One of my favorite projects I have the good fortune to be contributing to was created by the US Department of Homeland Security Science and Technology Directorate (DHS S&T – the equivalent of the R&D arm of the agency). It’s called the HOST program (Homeland Open Security Technology).
Joining me at the upcoming Palmetto Open Source Software Conference (POSSCON) on March 22-29 will be my HOST colleagues from DHS, Georgia Tech Research Institute, OSSI, and other government experts like John Scott (most recently co-authored “Open Technology Development: Lessons Learned & Best Practices for the Military”.
The program does a number of things, but the main thrust is to help get open source cyber security tools in to the hands of federal, state and local agencies wherever it makes sense. The path that leads there includes creating some useful educational tools and making small, strategic investments to help make that possible.
If you’re interested in Open Source, the POSSCON event has grown into a must-attend. If you’re interested in security, please come join us. We’ll be there to….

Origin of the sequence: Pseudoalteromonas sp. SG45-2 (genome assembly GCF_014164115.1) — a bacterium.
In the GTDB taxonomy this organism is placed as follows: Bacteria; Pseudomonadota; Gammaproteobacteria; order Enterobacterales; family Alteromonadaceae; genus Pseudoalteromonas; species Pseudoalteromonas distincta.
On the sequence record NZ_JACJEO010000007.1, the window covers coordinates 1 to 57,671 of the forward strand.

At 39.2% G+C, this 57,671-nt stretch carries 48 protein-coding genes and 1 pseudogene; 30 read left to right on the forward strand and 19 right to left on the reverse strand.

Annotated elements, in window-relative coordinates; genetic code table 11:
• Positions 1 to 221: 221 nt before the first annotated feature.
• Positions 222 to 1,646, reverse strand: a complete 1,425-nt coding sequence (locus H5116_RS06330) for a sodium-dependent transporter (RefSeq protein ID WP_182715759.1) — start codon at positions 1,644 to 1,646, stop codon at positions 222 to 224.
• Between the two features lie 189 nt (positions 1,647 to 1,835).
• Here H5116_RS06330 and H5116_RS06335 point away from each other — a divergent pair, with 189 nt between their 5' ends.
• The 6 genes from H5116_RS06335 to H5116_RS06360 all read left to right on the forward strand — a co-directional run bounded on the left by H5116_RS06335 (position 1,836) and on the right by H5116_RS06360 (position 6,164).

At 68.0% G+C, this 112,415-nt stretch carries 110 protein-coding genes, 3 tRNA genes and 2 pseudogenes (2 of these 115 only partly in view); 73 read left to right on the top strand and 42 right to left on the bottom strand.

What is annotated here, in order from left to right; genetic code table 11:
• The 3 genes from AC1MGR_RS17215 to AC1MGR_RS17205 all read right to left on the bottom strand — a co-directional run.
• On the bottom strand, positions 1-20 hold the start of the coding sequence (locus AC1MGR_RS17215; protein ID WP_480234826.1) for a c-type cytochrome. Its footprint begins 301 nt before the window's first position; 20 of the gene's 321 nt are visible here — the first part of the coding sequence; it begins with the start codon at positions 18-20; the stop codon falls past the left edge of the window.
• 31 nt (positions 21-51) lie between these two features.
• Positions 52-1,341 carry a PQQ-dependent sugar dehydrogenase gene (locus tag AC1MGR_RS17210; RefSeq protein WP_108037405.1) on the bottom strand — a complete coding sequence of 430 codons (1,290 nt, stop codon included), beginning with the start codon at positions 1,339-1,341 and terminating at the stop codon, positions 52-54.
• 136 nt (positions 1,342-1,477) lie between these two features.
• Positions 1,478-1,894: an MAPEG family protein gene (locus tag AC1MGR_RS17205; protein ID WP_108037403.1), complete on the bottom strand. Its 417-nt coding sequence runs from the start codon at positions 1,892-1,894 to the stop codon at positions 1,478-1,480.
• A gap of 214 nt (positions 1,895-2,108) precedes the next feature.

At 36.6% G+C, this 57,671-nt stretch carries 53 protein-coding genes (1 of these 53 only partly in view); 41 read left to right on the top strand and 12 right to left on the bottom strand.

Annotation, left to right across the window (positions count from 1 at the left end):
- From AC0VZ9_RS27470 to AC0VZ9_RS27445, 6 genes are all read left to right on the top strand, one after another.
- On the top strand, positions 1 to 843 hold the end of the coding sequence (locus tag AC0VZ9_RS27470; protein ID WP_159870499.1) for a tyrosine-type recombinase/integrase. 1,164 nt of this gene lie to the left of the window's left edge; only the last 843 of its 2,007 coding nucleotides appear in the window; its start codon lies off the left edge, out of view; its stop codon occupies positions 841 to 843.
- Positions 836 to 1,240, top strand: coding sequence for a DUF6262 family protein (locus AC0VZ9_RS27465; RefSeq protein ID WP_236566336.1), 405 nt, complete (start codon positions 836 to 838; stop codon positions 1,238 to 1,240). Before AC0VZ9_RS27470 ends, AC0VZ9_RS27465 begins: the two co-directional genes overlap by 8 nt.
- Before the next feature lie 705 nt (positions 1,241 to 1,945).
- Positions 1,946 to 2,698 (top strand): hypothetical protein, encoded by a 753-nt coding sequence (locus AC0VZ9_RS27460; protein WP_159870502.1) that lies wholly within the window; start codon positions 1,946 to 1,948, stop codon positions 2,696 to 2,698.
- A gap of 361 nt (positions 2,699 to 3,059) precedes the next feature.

- Explain HOST in a session by program executive sponsor Dr. Douglas Maughan
- Host a Birds of the Feather Session on Open Source and Cyber Security
- Provide information on the program in the exhibit area
Columbia, South Carolina serves up big heaps of southern hospitality to conference participants every year. This is my fourth year to make the pilgrimage there. If you can attend, I promise you won’t be disappointed. And if you do, please come say hello.
I’ll be keynoting at Korea’s Open Source Software Day in Seoul on November 22nd, 2001. They’ll be awarding the winner of the Open Source World Challenge. I’m planning to talk about the state of adoption by the public sector on an international basis, one of my favorite subjects.